First, a little explanation of the rationale behind all this trouble, and why it comes so soon after I completed version Six.0 in late March.
The working process behind Six.0 could be characterized as laying down railroad track in front of a speeding locomotive, to borrow a cliché I heard a lot during the dotcom days. That is, I spent as much time learning about the ins and outs of Movable Type and Cascading Style Sheets as I did actually designing the site. That’s a fun way to dive immediately into a personal project like Subtraction.com, but it’s also a messy design process that yields less than optimal results.
As a consequence, almost as soon as I finished with Six.0, I knew that I wanted to fix pretty much everything that I’d just done. My confidence with Movable Type had grown considerably, and I knew that I could resolve a lot of the problems I’d come across much more easily and sensibly with another go-round. Along the way, I had also become a budding CSS proponent, and it became important to me that Subtraction.com should reflect that. So version Six.5 gets at least these two things right.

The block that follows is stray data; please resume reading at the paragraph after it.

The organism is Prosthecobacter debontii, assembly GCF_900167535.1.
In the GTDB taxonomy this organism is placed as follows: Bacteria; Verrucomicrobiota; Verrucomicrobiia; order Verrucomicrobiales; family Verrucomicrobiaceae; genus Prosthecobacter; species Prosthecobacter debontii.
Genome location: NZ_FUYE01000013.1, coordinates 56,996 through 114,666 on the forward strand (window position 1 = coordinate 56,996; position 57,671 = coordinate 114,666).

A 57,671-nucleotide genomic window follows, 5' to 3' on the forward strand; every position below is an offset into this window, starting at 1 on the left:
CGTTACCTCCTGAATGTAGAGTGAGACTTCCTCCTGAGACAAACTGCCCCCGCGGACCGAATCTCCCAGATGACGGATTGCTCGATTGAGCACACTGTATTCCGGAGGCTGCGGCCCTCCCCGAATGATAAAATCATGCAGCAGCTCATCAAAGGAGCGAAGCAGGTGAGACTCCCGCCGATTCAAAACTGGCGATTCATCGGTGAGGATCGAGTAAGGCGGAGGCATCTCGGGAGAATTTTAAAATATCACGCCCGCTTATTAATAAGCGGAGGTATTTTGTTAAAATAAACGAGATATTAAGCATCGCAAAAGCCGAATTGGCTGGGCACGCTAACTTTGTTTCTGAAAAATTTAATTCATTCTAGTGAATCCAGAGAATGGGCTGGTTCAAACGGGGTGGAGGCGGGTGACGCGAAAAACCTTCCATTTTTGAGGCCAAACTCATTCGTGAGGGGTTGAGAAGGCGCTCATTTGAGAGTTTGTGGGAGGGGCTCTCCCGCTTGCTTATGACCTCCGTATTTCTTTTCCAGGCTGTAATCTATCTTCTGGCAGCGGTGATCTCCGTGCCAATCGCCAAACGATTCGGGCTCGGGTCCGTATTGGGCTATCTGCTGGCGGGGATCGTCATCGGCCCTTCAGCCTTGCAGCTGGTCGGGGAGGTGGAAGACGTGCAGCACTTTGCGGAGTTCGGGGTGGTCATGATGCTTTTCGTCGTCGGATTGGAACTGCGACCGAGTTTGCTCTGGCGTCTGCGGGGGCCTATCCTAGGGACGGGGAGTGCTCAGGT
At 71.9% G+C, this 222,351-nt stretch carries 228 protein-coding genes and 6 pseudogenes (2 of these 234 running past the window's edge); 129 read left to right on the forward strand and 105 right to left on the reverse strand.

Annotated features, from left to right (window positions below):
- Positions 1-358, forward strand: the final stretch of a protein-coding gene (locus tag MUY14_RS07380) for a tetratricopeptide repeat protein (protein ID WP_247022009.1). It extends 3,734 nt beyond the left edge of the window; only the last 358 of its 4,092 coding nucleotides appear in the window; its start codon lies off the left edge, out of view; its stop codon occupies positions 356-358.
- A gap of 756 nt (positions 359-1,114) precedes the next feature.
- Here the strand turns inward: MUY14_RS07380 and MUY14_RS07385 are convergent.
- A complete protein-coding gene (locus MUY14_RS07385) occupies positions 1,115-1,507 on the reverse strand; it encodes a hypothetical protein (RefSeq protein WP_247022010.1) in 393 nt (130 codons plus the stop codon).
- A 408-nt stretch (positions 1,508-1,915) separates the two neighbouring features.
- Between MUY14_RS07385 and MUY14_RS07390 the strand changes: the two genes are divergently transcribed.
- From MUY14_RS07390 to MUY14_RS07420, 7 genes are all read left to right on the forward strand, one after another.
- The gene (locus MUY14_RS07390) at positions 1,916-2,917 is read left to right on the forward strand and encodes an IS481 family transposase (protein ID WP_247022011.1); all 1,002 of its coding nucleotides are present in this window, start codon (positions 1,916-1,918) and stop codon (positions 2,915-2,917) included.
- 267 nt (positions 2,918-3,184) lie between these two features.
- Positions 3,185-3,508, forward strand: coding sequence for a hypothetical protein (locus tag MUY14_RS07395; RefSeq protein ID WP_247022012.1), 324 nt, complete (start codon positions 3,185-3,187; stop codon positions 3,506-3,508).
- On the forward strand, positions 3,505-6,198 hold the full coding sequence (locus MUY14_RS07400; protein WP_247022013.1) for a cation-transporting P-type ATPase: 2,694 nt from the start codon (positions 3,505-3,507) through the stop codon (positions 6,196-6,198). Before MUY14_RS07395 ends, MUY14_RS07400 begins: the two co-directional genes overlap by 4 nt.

The old calendar display, which could display only one post per day. The new, super-clever calendar display can be seen on any Month archive page.
To begin with, it makes much smarter use of Movable Type’s powerful tools for personal publishing. The home page, for instance, incorporates my list of random links (now renamed “Elsewhere”) in a much more integrated fashion, rather than the sorry-looking, tacked-on, columnar display of Six.0. Also, on monthly archive pages like this one, I’ve discarded the out-of-the-box calendar display, which emulated a traditional wall calendar. That format was a problem because it could only ever link to one post per day. I wrestled with MT’s tags and came up with a new calendar display that makes multiple posts available immediately. Also, at the risk of tooting my own horn, it’s a pretty original way of navigating blog archives.
Of course, these changes, like the rest of Six.5, are implemented entirely in CSS. That is, there’s not a single HTML table in this new display (though I don’t rule out eventually using one or two in a marginal way). I’m very, very proud of this fact. The content code itself is also nearly XHTML Transitional 1.0-valid — nearly. It’s going to take me at least a while longer to sort out all the final details on that front, but in the meantime it conforms to Web standards at the least in spirit.